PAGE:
Election News Propels ABC, NBC to Ratings Tie
The first weeks of the fall TV season weren't especially kind to ABC and NBC. But partly due to coverage of the presidential election last Tuesday, the networks managed to tie for the top spot among the advertiser-friendly demographic of young adults for the week. CBS was again No. 1 among total viewers.
ABC's election coverage was the most watched among the broadcast networks, with an average of 13.2-million total viewers, according to figures published Tuesday by Nielsen Media Research. NBC trailed with 12.1 million, and CBS was a very distant third with 7.4 million.
In addition to the news coverage, "Dancing With the Stars" helped ABC paper over some problems elsewhere on the schedule. "Dancing" easily dominated its Monday time slot with 17.1-million viewers, and a Wednesday results show -- displaced due to the election -- drew 15.8 million.
NBC enjoyed its last comedy ratings bounce from the campaign season with Monday's mix of skits and clips, "Saturday Night Live Presidential Bash 2008" (14.4 million). And the network had another powerful NFL matchup Sunday between the New York Giants and Philadelphia Eagles (17.6 million).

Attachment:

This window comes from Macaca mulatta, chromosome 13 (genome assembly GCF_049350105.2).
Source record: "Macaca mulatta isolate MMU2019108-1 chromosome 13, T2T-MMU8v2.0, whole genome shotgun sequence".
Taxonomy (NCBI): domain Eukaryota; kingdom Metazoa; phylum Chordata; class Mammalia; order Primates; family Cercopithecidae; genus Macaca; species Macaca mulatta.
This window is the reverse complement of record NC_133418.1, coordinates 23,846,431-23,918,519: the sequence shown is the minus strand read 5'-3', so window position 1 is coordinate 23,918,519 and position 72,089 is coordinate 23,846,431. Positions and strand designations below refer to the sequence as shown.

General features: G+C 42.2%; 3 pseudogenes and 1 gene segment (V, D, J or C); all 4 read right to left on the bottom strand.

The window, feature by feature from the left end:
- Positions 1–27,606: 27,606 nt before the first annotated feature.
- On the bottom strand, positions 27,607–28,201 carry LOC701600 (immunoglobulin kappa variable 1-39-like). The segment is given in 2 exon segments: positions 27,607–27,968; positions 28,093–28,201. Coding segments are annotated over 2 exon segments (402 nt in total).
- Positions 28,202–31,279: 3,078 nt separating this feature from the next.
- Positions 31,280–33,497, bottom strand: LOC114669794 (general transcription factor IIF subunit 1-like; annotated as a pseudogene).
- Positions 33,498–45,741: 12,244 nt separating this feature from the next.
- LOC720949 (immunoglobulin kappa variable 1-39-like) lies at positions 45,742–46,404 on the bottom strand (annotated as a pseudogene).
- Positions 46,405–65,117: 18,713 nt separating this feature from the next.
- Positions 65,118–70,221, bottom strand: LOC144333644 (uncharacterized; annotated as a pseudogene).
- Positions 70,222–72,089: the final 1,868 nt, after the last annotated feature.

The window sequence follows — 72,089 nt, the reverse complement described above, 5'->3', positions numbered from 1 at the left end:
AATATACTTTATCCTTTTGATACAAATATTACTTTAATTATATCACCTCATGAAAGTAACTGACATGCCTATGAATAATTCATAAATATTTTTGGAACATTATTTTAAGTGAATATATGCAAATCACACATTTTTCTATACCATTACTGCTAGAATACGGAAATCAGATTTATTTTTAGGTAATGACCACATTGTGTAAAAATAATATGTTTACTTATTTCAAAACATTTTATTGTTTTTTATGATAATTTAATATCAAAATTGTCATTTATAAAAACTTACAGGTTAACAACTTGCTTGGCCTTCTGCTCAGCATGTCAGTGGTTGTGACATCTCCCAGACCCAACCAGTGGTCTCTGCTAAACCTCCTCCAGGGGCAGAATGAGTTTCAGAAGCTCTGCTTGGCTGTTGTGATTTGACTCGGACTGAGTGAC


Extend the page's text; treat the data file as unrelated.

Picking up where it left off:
However, CBS still topped Wednesday, Thursday and Friday nights among all viewers and continued to draw strength from perennials such as "CSI: Crime Scene Investigation" (18.2 million). The substitution of its low-rated election coverage for the typically high-rated "NCIS" no doubt depressed CBS' overall results.
NBC, meanwhile, continued to draw very weak numbers with dramas such as "Knight Rider" (5.1 million) and "Lipstick Jungle" (3.4 million). On Thursday, ABC is struggling to gain traction for its lone new scripted drama, "Life on Mars" (8.7 million), which is ranked third in its time slot among young adults. Fox looked most solid with "Bones" (10.2 million).
Overall, CBS narrowly led the week in total viewers (11 million), followed by ABC (10.4 million), NBC (8.9 million) and Fox (5.9 million).
On basic cable, CNN's election coverage was the week's most-watched programming, with an average of 15.2 million tuning in at 11 p.m. Eastern time Tuesday, when Sen. Barack Obama was proclaimed the president-elect.